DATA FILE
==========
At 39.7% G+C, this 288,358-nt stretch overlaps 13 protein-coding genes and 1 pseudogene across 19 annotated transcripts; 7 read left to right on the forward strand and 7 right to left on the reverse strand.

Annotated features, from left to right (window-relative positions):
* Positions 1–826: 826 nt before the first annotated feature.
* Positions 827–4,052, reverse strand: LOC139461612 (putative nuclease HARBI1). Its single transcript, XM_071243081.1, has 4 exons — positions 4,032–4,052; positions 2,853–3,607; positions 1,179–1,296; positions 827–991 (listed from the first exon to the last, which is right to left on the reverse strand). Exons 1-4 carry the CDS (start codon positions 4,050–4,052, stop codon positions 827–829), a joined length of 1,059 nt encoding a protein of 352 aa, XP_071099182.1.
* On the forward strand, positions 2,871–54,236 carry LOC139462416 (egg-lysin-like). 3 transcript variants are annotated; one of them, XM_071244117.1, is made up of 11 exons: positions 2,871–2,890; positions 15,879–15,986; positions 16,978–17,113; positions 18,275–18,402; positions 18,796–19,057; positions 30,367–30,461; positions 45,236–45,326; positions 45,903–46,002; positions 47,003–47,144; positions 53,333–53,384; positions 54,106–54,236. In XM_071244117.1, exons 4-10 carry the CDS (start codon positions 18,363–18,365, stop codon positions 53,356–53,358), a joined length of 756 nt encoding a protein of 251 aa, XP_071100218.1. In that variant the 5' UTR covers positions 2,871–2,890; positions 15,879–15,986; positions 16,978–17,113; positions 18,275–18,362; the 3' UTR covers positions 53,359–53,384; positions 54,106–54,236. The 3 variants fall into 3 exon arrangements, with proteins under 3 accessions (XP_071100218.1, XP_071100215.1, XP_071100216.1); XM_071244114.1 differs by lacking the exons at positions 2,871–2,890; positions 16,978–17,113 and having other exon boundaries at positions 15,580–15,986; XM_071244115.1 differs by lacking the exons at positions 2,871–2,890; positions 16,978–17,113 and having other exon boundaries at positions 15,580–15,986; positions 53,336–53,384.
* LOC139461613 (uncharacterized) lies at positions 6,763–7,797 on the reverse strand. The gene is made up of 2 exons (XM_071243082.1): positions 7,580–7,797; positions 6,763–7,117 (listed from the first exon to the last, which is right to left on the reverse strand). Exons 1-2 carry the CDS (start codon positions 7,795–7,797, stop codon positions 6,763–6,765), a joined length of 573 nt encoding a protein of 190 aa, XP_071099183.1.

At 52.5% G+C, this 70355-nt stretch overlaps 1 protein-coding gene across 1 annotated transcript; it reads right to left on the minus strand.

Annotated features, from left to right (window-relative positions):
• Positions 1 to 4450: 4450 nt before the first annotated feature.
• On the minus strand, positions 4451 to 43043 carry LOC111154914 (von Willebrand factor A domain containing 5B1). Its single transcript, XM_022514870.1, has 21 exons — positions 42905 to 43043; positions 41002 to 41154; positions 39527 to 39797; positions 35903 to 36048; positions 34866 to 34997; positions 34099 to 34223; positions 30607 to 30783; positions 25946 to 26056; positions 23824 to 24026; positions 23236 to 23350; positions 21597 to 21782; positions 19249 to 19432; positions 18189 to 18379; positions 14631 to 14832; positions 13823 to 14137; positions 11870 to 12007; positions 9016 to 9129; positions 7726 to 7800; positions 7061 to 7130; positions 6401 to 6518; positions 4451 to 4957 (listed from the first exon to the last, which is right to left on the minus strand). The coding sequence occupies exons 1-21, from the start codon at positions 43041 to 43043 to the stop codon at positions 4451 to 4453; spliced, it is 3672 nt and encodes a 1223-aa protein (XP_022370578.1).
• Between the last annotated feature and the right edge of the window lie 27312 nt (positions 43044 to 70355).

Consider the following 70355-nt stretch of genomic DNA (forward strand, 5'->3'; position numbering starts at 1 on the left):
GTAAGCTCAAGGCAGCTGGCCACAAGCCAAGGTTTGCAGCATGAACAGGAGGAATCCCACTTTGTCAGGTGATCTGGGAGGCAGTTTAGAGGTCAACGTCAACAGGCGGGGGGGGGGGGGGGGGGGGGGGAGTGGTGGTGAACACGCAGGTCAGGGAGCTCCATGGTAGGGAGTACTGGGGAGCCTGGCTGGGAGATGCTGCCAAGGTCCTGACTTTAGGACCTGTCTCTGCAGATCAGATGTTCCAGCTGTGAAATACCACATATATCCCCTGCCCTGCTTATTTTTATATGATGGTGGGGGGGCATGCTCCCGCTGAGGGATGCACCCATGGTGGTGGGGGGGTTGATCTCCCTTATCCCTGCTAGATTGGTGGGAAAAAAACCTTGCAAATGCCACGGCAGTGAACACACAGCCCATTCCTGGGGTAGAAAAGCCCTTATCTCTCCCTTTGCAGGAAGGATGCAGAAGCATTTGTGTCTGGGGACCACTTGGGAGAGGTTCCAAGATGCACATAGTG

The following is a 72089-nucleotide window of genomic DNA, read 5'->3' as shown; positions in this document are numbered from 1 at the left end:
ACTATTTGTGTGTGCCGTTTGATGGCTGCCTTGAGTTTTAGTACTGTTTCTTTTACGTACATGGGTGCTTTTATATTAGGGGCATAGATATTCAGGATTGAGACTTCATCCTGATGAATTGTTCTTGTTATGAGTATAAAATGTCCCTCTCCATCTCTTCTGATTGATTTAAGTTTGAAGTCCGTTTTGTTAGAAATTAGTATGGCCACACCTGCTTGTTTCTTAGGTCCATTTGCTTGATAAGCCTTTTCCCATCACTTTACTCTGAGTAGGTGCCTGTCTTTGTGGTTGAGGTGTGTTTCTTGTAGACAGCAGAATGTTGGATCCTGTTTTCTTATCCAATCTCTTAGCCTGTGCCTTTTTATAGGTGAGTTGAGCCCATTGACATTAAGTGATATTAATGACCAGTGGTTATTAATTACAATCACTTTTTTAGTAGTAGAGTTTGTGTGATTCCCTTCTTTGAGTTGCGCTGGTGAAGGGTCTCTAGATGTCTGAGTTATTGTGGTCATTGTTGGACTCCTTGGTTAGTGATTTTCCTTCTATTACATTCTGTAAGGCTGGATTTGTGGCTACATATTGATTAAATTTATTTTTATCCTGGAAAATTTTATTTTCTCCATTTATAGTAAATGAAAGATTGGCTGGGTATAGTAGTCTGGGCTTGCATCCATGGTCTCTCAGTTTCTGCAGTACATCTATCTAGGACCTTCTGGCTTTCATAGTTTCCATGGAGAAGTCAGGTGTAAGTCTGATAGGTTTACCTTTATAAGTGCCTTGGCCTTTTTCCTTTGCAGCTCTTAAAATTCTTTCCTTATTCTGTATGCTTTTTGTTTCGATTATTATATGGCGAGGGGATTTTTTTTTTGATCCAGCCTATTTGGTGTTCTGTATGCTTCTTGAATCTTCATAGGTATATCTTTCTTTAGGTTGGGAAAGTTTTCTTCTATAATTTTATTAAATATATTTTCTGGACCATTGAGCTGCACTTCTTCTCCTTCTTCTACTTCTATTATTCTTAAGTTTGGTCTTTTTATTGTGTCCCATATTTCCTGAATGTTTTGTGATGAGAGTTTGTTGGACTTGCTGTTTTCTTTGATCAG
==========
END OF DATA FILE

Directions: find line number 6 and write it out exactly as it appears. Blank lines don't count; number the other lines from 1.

* LOC139461613 (uncharacterized) lies at positions 6,763–7,797 on the reverse strand. The gene is made up of 2 exons (XM_071243082.1): positions 7,580–7,797; positions 6,763–7,117 (listed from the first exon to the last, which is right to left on the reverse strand). Exons 1-2 carry the CDS (start codon positions 7,795–7,797, stop codon positions 6,763–6,765), a joined length of 573 nt encoding a protein of 190 aa, XP_071099183.1.